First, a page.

Ross Barkley's first outstanding Premier League performance was at Arsenal in April. David Moyes gave him his second start of the 2012‑13 campaign in what turned out to be a goalless draw and the youngster was magnificent throughout, competing fiercely in a highly physical contest and coming closest to breaking the deadlock with a long-range curler. Here, under a different manager and in a very different contest, Barkley was again the most impressive performer at the Emirates.
Roberto Martínez named an unchanged side after the historic victory at Old Trafford, with Barkley again deployed in the advanced midfield position. It is a difficult role, especially because Steven Pienaar and Kevin Mirallas play attack-minded roles down the flanks. Barkley has a responsibility to link consistently with Romelu Lukaku but also to provide a simple forward-passing option for Gareth Barry and James McCarthy. "The gaffer told me to get on Mikel Arteta, in between the [opposition] midfield and defence," he said after the game.
Barkley is an interesting hybrid of a player. He is physically impressive beyond his years, reminiscent of the manner Wayne Rooney shrugged off powerful opponents in his Everton days, but his greatest quality is his appreciation of space, and the way he constantly varies his position to drag opponents around.
That was noticeable throughout Everton's 3-3 draw with Liverpool, when Lucas Leiva failed to stop him, and he performed similarly here, darting either side of Arteta. The Spaniard was often left stranded in front of his defence because of Aaron Ramsey's advanced positioning, and found it difficult to cope with both Barkley and Pienaar, who drifted inside from the left.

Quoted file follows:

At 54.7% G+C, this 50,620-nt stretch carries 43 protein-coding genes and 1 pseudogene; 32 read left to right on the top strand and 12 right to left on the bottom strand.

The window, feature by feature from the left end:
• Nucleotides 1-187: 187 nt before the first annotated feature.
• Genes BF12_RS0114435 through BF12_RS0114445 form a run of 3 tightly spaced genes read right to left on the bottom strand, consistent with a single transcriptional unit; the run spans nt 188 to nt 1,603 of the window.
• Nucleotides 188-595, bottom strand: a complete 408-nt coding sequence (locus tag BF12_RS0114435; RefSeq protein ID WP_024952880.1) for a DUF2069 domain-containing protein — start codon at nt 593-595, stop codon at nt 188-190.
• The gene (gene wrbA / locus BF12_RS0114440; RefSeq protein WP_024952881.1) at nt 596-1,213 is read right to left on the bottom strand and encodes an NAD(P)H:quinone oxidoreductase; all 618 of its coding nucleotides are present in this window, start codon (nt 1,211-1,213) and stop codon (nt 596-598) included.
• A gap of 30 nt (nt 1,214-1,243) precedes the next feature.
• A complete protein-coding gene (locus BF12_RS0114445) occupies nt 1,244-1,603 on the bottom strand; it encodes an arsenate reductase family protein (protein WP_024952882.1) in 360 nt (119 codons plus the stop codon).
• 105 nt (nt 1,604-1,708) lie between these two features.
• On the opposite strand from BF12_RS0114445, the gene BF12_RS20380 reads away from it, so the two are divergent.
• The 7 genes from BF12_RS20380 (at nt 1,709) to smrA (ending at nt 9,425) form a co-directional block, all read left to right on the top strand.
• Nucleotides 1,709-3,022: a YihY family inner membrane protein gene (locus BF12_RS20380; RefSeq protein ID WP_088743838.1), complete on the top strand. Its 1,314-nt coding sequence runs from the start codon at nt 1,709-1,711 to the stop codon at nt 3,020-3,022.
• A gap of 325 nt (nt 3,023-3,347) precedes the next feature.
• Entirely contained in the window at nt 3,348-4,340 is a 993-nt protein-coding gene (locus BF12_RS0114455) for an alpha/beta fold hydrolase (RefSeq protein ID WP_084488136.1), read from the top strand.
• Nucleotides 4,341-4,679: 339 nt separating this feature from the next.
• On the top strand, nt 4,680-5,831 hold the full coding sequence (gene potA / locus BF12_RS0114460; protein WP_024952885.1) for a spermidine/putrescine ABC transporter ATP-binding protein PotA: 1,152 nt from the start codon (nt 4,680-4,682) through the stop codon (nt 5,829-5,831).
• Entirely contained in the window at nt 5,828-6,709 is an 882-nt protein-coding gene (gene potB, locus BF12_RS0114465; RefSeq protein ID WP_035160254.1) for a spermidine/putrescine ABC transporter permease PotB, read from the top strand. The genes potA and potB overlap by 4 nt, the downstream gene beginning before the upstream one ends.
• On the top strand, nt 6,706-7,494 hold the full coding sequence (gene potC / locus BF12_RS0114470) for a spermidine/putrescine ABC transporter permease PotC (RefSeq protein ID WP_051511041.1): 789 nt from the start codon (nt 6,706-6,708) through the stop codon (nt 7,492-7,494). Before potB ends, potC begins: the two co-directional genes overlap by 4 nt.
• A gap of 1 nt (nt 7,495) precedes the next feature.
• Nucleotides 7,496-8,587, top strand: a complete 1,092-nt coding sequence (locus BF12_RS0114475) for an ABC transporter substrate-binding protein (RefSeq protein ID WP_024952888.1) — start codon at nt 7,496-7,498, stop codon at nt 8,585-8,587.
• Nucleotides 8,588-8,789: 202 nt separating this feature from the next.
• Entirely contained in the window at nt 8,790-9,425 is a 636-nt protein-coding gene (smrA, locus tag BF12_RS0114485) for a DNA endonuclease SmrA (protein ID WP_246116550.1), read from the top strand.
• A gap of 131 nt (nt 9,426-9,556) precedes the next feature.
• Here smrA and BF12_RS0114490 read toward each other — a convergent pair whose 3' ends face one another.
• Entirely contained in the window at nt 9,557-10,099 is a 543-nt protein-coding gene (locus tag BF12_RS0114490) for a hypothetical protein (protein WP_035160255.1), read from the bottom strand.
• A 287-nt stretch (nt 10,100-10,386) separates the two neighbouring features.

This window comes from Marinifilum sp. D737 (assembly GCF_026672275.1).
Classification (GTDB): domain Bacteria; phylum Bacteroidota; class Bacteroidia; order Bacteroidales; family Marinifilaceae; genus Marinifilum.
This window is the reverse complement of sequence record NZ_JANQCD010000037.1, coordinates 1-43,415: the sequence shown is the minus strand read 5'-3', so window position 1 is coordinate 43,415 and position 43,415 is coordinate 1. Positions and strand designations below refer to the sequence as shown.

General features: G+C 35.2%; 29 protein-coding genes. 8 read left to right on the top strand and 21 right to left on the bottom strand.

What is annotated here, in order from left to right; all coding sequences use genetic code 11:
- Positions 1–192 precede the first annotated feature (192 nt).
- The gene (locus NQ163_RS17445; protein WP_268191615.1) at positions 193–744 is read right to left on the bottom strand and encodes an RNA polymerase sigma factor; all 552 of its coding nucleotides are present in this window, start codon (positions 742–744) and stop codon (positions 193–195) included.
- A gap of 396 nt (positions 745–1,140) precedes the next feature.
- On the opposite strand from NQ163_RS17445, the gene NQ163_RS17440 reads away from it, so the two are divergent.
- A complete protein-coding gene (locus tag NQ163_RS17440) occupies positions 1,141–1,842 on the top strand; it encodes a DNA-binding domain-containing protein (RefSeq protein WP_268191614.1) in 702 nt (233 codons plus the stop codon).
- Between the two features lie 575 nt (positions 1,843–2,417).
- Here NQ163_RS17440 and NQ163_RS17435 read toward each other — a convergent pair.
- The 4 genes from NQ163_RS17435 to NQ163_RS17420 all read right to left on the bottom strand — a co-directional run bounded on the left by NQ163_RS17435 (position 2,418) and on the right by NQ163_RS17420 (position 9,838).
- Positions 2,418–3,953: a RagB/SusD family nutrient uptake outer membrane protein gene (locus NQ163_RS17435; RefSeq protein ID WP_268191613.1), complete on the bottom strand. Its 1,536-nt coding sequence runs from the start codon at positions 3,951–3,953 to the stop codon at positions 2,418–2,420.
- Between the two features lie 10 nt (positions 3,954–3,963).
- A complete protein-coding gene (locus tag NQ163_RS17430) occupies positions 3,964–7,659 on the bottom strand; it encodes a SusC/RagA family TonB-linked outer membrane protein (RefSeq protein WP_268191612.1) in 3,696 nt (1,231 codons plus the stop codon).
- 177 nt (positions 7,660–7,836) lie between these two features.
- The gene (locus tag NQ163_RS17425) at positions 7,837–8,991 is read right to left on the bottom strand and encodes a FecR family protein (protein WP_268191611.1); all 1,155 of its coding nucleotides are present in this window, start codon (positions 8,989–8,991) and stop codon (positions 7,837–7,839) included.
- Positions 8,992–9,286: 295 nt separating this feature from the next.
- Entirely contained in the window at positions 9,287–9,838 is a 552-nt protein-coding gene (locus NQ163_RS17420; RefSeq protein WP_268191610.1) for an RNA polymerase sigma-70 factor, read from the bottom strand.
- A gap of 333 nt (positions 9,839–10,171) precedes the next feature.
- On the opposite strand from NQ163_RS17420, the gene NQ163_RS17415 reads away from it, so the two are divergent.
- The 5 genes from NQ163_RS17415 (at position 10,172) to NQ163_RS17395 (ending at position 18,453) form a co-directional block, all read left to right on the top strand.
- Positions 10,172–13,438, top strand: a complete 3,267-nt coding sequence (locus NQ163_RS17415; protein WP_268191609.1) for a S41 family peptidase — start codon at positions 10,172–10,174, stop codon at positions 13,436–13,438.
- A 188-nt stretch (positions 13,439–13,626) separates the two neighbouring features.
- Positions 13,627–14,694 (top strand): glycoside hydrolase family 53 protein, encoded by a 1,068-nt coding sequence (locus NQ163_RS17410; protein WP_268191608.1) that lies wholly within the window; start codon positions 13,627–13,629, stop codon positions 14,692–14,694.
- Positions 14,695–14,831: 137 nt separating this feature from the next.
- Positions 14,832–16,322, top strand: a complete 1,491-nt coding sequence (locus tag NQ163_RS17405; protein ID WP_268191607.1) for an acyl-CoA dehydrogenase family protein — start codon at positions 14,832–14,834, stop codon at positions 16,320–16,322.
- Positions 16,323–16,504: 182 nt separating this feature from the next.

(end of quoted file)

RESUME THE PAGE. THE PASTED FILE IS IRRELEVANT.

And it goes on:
Everton's first promising moment came after five minutes when Arteta was attracted high up the pitch towards Barry. Barkley adjusted his position to get space away from Arteta, received a pass and drove determinedly at the Arsenal defence – he played in Kevin Mirallas, whose low cross almost found Barkley in a goalscoring position.
Barkley is happy receiving the ball under pressure, too, capable of holding off challenges before playing a simple pass. His work in advanced positions is always purposeful – his clever backheel released Pienaar for a long-range effort before his powerful shot forced Wojciech Szczesny into a fine save.
The one thing missing is the ability to open up opponents with measured through-balls, and Everton's fine first-half performance did not yield a goal because they rarely penetrated the Arsenal defence. Barkley is yet to register a Premier League assist and some of Lukaku's fine runs in behind the defence went unnoticed.
Such creativity might develop with time. For now Barkley is superb at positioning himself to facilitate the passing game Martínez has so impressively instilled. As Everton's passing patterns continue to thrill, Barkley is usually the man finding the space and providing the angles.